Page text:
Chiesa di San Costanzo
The Chiesa di San Costanzo (Church of Constantius) is a monumental church of Capri. Named after the patron saint of the island of Capri, San Costanzo, it was the cathedral of the Roman Catholic Diocese of Capri from 987–1560.
The exact date of construction of the church is still unknown but it is one of the oldest on the Island of Capri. Some historians believe its origins could date to the fifth century as it appears to be built on the ruins of a Roman building from the Late Republican period consisting of eight columns and two apses. Others state it may have been built between the ninth and the twelfth centuries. However, an early church certainly existed when the Diocese of Capri was created in 987. At the time, its early Christian character had been completely revamped as a Byzantine church with a plan in the form of a Greek cross. Originally it was dedicated to San Severino and only after the death of San Costanzo, in the seventh century, was it renamed. There were major renovations in 1330 when Count Giacomo Arcucci added a chancel in the typical Gothic style. In 1560, the church lost its status as a cathedral to Santo Stefano.
In 1775 the building was greatly weakened by the removal of three Numidian marble columns for use as flooring in the royal chapel of the Palace of Caserta; other damage occurred in 1928 the priest's house was built, as the front porch was demolished and the facade was altered. As a result, restructuring and consolidation was carried out from 1932 to 1935, giving the church its present look. The old structure can be seen in an 1840 watercolor by Giacinto Gigante.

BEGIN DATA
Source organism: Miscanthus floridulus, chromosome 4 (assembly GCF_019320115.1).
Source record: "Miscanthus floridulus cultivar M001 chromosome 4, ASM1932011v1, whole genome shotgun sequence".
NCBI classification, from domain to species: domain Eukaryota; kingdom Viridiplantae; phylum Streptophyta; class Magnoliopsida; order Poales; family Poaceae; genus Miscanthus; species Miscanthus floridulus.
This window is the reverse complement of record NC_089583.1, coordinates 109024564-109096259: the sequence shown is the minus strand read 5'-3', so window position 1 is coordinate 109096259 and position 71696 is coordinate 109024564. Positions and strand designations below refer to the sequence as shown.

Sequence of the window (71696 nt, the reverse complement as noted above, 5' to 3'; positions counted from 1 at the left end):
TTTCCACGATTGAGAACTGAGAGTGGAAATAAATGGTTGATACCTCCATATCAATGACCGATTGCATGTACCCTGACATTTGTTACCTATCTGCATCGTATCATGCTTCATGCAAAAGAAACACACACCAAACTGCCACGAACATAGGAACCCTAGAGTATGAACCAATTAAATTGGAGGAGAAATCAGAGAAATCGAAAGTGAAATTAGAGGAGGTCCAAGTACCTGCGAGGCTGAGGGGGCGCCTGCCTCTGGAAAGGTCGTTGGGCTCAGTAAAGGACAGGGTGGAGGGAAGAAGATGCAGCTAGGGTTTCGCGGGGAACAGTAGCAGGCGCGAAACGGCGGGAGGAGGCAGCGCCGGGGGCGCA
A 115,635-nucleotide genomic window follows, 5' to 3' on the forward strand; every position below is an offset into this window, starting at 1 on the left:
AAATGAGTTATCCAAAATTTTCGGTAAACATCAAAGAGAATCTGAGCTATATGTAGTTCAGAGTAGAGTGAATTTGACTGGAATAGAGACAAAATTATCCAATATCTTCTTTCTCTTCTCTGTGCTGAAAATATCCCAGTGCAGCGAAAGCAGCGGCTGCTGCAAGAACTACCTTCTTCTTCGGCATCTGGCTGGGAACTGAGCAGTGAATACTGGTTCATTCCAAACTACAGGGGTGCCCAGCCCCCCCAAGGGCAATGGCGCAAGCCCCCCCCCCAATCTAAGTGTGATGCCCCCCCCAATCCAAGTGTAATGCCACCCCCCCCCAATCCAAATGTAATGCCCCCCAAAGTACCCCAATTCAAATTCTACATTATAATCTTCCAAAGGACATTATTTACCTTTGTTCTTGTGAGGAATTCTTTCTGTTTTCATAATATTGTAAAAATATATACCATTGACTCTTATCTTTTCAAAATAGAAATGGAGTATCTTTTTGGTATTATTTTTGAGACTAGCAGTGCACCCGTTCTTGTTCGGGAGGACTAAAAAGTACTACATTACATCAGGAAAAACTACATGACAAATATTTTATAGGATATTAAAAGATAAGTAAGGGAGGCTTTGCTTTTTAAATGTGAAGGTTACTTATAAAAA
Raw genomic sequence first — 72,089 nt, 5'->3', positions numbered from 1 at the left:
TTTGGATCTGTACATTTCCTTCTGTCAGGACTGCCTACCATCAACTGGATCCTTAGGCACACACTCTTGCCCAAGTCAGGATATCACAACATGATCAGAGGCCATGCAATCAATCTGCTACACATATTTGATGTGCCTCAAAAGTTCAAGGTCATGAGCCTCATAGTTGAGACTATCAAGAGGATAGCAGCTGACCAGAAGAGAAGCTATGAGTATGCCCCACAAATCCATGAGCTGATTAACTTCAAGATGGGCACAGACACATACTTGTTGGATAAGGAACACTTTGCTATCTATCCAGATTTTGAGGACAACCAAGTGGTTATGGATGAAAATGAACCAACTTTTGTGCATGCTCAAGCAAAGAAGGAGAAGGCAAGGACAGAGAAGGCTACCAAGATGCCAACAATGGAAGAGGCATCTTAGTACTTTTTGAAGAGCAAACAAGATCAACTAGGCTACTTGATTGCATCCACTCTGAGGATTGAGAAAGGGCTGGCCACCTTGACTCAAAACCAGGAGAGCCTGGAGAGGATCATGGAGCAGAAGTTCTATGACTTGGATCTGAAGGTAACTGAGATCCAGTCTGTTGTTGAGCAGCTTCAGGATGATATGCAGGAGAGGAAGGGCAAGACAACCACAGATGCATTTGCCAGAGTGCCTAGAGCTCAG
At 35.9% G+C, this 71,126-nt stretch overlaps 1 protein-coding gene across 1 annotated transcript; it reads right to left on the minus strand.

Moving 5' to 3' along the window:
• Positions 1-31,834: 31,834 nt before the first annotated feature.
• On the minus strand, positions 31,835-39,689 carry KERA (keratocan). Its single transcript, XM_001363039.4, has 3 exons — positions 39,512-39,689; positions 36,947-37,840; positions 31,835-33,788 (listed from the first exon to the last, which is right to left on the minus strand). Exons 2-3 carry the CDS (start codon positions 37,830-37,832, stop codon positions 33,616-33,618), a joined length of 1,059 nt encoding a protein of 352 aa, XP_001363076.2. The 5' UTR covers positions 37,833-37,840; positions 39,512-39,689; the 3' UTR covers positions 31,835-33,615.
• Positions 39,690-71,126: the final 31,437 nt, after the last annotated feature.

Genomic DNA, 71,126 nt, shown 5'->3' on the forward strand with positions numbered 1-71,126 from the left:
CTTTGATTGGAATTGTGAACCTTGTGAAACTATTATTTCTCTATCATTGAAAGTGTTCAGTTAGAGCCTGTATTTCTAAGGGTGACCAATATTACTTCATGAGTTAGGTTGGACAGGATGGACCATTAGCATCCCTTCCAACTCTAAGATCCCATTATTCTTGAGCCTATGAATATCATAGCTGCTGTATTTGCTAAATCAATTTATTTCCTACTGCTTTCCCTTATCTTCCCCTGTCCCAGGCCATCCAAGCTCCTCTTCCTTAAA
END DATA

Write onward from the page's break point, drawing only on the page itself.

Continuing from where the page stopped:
In 1972, the church was also dedicated to Maria Santissima della Libera (Our Lady of the Free). In 1990, renovation work revealed a Roman opus signinum floor and a section of brick wall from the fifth century. It was not, however, established whether these findings were part of the church or of buildings which existed prior to its construction.
The church of San Costanzo has a very simple façade which dates from the late nineteenth and early twentieth century when the porch and triangular gable were demolished to provide stone for building the priest's house. It is divided in two by a narrow entablature. In the lower part, there is a doorway dating from the fourteenth century, surmounted by the crest of the Counts of Anjou, while in the upper part there are two of the priest's house windows. It reaches up into a small tympanum bordered by volutes.
The church takes the form of a Greek cross extending out from a central square into four groin-vaulted chapels. At the point where the arms intersect, the dome rises above a barrel vault supported by four arches. The perimeter was originally adorned by 12 columns, some removed for use in the Palace of Caserta. To the south, there is a square fourteenth-century sanctuary, to the west, the apse. The original entrance was probably on the eastern side, in line with the apse. Only after restoration work in the fourteenth century was it moved to the north. Outside, there is a small Arabic-styled belltower.
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